Ahead of time, I just have to make sure the hand washing facilities are stocked up, with plenty of soap and paper towels, any nettles are cleared around field perimeters, any hosepipes or other equipment that may be laid about is removed and the walkover disinfectant mat is topped up and ready.
Alongside that preparation we have been continuing with our lambing too. On Sunday morning, in the early hours, Pip one of our first timers had not one, but two lambs, which was a surprise. After they had been born, things started off so well, she cleaned the two of them up wonderfully, and got them both feeding and just when you think you can breath that sigh of relief, we noticed that she had taken a disliking to the little boy.
She was mothering the little girl perfectly, but with the ram lamb, she would push him away. He soon learned that there were other ways to get fed and so each time his mother was taken up feeding his sister, he would come from behind and sneak a feed at the same time.
We were worried we would lose him quickly as both of the lambs are very small and so tried ways to get Pip to accept him, without much success. As all our lambs are birthed out in the field, we have tried to force the relationship somewhat and have put Pip and her twins in a pen in the field corner, so they are all close together for a few days.
Wendy is making a bottle up several times a day to top the little one up and make sure he doesn’t go backwards, so fingers crossed. The really frustrating part of this situation is Pip herself was rejected, a couple of days after she was born by her mother and we really expected much more of her.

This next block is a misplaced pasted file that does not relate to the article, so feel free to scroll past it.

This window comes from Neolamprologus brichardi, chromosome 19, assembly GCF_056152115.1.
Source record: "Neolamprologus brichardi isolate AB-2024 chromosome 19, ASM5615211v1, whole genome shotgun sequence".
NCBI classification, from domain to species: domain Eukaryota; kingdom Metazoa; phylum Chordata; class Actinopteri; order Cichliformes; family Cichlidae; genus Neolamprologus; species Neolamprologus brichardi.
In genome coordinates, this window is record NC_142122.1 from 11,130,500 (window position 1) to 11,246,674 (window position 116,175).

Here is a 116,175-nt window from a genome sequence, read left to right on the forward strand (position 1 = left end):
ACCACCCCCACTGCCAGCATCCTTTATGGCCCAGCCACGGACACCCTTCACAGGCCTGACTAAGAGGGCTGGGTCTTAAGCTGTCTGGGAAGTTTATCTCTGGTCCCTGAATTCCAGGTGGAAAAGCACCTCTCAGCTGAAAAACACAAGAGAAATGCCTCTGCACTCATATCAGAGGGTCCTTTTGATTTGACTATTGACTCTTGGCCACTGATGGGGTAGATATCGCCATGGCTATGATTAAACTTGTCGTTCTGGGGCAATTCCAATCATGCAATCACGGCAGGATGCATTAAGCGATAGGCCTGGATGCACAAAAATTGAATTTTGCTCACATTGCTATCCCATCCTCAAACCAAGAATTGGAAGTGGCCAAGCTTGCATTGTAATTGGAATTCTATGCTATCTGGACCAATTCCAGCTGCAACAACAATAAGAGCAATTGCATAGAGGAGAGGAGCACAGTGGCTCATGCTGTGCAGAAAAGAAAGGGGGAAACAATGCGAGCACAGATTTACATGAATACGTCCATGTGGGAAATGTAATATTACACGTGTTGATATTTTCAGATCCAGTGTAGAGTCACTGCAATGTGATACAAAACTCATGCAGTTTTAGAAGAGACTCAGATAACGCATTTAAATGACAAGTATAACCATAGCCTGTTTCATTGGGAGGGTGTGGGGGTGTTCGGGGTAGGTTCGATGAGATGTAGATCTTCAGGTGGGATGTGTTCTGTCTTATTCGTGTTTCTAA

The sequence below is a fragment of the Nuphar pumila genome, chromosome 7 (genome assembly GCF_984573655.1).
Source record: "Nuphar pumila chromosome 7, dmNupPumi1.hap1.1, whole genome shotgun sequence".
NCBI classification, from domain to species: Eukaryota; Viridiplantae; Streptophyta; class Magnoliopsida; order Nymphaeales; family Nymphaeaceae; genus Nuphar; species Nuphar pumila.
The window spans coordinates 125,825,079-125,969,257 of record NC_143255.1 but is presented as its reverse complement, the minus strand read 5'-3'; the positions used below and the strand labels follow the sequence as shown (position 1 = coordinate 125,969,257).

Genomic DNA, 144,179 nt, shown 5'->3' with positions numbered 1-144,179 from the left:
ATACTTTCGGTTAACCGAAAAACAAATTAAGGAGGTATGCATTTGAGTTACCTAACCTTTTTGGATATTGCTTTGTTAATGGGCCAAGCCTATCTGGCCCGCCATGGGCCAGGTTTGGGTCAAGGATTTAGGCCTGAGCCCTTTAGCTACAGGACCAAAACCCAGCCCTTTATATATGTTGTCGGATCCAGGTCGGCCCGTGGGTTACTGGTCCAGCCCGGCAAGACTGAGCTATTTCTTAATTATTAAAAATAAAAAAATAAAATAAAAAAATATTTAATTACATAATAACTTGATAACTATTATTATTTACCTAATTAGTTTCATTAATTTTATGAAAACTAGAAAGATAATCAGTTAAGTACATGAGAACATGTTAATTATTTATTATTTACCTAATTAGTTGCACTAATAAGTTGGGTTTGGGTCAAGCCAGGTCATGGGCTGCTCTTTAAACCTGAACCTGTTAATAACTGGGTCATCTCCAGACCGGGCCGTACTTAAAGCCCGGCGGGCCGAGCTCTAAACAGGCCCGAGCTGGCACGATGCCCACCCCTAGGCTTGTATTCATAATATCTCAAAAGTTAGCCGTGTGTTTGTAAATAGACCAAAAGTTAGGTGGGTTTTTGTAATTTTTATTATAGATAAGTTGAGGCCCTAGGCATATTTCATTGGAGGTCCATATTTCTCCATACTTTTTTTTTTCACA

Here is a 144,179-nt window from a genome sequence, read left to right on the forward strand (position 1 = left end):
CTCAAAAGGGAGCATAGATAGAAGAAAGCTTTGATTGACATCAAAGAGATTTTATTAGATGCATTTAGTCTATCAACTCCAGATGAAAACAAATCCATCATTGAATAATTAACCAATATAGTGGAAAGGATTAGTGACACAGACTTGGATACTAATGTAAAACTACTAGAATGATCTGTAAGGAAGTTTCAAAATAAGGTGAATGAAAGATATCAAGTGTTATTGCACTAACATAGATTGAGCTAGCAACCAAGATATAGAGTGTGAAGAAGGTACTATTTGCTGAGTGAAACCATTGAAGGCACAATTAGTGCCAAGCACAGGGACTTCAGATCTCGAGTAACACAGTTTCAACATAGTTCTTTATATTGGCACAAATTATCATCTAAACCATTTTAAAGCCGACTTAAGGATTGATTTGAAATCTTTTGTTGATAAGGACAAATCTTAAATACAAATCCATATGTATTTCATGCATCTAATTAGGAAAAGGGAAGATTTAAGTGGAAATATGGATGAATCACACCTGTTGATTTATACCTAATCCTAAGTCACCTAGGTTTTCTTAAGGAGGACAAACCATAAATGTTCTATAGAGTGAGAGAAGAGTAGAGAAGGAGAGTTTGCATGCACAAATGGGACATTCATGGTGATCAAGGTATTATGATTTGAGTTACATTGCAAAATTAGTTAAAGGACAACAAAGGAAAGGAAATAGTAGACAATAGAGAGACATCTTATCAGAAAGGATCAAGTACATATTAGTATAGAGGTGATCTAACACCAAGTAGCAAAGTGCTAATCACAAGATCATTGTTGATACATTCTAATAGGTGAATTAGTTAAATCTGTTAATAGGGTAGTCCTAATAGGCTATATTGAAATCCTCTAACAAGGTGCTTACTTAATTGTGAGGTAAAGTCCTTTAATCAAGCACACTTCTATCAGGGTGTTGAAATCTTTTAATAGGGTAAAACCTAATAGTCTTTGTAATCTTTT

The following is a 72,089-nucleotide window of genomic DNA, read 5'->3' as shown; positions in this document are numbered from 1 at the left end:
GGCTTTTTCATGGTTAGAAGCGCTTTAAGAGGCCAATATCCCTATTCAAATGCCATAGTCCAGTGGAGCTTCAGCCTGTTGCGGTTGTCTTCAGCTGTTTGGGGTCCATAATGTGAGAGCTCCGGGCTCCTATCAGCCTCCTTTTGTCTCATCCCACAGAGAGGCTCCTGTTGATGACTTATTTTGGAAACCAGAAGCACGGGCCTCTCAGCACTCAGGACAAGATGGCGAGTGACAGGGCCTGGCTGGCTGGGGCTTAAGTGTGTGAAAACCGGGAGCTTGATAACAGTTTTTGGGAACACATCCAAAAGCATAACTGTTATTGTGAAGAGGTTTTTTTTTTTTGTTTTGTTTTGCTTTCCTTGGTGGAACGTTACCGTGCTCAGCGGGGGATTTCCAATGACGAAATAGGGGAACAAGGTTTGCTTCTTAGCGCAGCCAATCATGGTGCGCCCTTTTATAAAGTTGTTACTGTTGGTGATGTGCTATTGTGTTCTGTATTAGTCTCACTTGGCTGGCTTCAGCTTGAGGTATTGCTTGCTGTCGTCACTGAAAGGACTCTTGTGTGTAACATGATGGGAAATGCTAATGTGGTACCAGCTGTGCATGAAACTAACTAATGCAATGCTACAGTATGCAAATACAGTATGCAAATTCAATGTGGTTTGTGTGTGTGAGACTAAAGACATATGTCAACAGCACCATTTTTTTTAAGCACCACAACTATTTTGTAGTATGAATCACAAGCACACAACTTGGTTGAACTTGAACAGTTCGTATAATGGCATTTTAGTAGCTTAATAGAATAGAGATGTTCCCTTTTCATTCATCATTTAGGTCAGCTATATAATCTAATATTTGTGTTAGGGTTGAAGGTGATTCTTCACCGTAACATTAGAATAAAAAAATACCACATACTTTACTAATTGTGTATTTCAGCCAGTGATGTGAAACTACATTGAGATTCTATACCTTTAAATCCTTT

This week, I have once again had lots of thinking time, whilst sat outside at all hours, sheep watching, with the most significant thing that’s been on my mind is the ever increasing amount of respect I have for the real farmers of this world.
I have just 11 ewes lambing this year and under the circumstances still have to check these 11 very regularly, throughout the day and night. Even with that to contend with I’m shattered, so how you farmers out there do it with hundreds if not thousands of sheep, I just cannot comprehend.
I can’t wait for our swallows to get back from their trip to South Africa. The thing is though, I was cleaning out the stables and noticed lots of moss on the stable floor and knew the goats hadn’t brought it in and that’s when I stumbled across my discovery. Now I’m not jumping to any conclusions here, but it appears a wren family, in the absence of the swallows, have taken it upon themselves to move into residence in our stables, in one of the vacant swallow nests and are either squatting there or they have a prior agreement and are ‘wrenting’ it out for the season.